Journey Across France with Monet

Claude Monet travelled the length and breath of France in search of subjects. But how does what he painted compare to what's seen today?

By Google Arts & Culture

Boulevard des Capucines (1873 - 1874) by Claude MonetThe Nelson-Atkins Museum of Art

Monet was a founding member of the Impressionists, who captured the world by painting the essence of light instead of objects themselves. Scroll on to see some of his famous French scenes, then step through the frame and use the arrows to explore them in Street View...

The Impressionists defined themselves as painters of the modern world. Claude Monet's scene of Paris' Boulevard des Capucines captures the blurred motion of carriages and pedestrians, seeing as much beauty in a bustling commercial street as in the greatest myths and histories.

Boulevard des Capuchines

The same street looks quite different today, where cars have replaced horse-drawn carriages, and gas lamps have given way to electric lights. But Monet would undoubtedly recognise the same urbane, excitable atmosphere of the city.

The Beach at Trouville (1870) by Claude MonetThe National Gallery, London

But everyone needs to escape the city, and the Impressionists were no different. The seaside town of Trouville became a particular favourite for those seeking to take part in the growing bourgeois fashion for visiting the beach, and Monet was there to capture them in paint.

Trouville

Trouville, and its neighbour Deauville, has retained its status as one of the most prestigious resorts in all of France. The marina today holds more yachts than trawlers, while the grand hotels and the beaches of the Côte Fleurie, 'Flowery Coast', are filled with tourists.

The Cliff, Étretat, Sunset (1882 - 1883) by Claude MonetNorth Carolina Museum of Art

Further along the coast is the town of Étretat. Smaller and less built-up than nearby Trouville, it was nonetheless a popular spot for day trippers. Eugène Boudin, Gustave Courbet, and Monet were all drawn here by the rugged chalk cliffs that run straight down into the sea.

Étretat

And people still visit today. Along the coast, the soft chalk has been eroded away to create a number of picturesque arches and stacks, such as the Porte d'Aval, as painted by Monet. The town is also famous for being the childhood home of the novelist Guy de Maupassant.

La maison du pêcheur, Varengeville (1882) by Claude MonetMuseum Boijmans Van Beuningen

Our last stop along the Normandy coast is Varengeville-sur-Mer, 8km west of Dieppe. The beach here is pebbled, and much less accessible than that of other popular tourist spots, but its isolation made it perfect for painters seeking the fresh air.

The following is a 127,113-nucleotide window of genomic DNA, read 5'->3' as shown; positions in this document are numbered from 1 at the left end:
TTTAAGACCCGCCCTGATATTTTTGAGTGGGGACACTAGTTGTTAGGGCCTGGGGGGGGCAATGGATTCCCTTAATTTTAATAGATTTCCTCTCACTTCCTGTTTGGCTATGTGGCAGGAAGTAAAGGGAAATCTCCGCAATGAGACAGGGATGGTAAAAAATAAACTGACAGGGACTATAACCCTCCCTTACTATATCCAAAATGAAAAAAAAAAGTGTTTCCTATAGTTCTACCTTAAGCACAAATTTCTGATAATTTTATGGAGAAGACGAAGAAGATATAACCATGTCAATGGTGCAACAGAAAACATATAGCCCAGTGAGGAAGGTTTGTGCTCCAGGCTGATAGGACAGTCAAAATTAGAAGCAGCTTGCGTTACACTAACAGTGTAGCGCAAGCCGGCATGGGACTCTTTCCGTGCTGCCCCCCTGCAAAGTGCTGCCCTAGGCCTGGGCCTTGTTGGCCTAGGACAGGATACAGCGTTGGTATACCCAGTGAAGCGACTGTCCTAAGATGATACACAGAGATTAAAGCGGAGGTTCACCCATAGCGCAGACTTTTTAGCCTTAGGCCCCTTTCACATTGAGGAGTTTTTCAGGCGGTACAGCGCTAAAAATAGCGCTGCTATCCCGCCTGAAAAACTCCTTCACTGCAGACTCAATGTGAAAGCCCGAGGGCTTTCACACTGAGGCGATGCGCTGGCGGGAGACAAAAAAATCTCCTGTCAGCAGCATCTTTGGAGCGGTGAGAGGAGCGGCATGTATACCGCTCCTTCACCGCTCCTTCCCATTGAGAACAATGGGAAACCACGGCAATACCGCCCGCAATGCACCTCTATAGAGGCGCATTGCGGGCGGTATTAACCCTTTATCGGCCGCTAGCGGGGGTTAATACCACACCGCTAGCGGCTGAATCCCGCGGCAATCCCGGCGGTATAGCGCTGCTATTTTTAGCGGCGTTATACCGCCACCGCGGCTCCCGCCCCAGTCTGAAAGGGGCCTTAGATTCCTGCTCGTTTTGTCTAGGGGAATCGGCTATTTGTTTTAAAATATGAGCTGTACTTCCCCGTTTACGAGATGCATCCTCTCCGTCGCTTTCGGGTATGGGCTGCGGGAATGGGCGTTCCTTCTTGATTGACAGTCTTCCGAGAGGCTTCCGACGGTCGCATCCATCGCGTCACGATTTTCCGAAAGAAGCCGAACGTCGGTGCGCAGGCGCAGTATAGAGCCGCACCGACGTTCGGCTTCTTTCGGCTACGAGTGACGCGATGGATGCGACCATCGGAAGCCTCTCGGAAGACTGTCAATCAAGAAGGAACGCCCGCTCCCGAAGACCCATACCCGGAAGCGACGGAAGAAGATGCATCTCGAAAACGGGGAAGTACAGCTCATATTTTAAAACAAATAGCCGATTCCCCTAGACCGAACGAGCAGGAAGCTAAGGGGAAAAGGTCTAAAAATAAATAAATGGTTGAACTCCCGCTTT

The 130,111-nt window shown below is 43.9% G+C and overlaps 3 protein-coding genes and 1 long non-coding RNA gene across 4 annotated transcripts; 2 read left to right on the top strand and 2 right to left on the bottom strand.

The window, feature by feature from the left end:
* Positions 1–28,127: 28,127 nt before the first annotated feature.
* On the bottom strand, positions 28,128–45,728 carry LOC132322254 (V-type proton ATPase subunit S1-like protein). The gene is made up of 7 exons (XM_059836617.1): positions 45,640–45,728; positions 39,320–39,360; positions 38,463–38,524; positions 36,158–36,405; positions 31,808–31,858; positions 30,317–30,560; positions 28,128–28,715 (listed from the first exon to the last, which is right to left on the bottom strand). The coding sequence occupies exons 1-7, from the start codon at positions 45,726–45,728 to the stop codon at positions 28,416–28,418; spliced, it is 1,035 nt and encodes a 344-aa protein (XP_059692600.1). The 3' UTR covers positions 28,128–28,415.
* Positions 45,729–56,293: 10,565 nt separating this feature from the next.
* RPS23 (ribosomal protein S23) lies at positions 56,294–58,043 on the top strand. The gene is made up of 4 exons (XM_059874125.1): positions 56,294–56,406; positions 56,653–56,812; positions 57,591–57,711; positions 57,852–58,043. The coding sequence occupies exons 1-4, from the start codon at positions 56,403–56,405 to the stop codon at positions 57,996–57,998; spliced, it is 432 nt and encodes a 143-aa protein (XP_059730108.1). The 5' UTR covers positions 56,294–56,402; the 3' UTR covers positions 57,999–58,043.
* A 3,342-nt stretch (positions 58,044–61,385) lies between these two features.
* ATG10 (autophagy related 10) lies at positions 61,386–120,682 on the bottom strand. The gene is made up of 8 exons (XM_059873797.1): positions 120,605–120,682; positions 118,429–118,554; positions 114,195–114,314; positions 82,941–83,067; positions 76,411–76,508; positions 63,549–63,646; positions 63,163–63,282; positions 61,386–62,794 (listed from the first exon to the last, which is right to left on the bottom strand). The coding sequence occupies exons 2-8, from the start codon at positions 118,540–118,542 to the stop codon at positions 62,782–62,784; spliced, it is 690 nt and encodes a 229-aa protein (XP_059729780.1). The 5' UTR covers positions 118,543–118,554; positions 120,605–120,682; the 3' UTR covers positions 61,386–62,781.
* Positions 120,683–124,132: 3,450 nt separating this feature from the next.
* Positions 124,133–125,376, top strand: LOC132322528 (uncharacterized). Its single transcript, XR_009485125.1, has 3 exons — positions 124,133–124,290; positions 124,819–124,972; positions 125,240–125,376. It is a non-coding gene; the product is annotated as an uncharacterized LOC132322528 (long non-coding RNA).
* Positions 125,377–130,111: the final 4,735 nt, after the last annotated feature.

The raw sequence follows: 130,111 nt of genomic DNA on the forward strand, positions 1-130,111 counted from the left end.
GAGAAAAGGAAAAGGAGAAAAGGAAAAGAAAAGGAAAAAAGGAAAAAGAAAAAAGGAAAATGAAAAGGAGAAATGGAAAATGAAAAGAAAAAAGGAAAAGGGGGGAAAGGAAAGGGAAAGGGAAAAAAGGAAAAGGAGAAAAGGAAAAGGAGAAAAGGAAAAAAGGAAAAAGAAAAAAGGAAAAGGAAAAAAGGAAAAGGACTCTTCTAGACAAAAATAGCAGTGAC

Varengeville

From the beach, the cliffs make an imposing sight. But these cliffs are actually crumbling away. The church of St. Valery, which incidentally holds the tomb of artist Georges Braque, now sits precariously on the cliff edge. If you want to visit, you'd better be quick.

Lavacourt under Snow (about 1878-81) by Claude MonetThe National Gallery, London

Winter scenes were popular with the Impressionists, as the white blanket of snow offered an opportunity to experiment with color effects. Look closely, and you'll see pink, blue, and hints of green, but barely any pure white.

Lavacourt

While Monet's painting is dated 1881, it was probably made during the unusually cold and snowy winter of 1879, a year after he moved to Lavacourt. This is the same street today, now named the Promenade Claude Monet in his honour.

The Japanese Footbridge (1899) by Claude MonetNational Gallery of Art, Washington DC

In April 1883, Monet was looking out of the window of a train when he spotted the village of Giverny in Eure. He soon moved there, set up a studio in a barn, and built himself a tranquil garden filled with ponds and water lilies.

Giverny

In 1980, the garden was restored to Monet's exacting standards, and since then has been open to the public. It was these water lilies and the reflective ponds that inspired the vision behind his monumental canvases held in the Musée de l'Orangerie, Paris.

Poplars on the Epte (1891) by Claude MonetScottish National Gallery

His house at Giverny lay at the confluence of the rivers Seine and Epte, and Monet often took boat trips to find places to paint. These poplar trees were a favourite subject of his, and in his hands the windswept leaves seem to merge seamlessly with the shimmering water itself.

Moulin des forges

Following the Epte, we find the Moulin des forges. This historic watermill is not far from Monet's house, and a sight he would have known. In his day it was still a working mill, grinding grain for bread. But since 1945, it's been run as a restaurant and hotel.

Musée de l'Orangerie, Paris

Our tour ends here, back in Paris, at the Musée de l'Orangerie, amidst what are undoubtedly Monet's masterpieces: his Water Lilies, donated to the nation as a celebration of the Armistice of 1919. Why not take a moment to relax amongst these magnificent monuments to peace.

Hitchcock Directing (1959) by Gjon MiliLIFE Photo Collection

In the mood for another art-guided tour? Discover Leonardo da Vinci's Florence.

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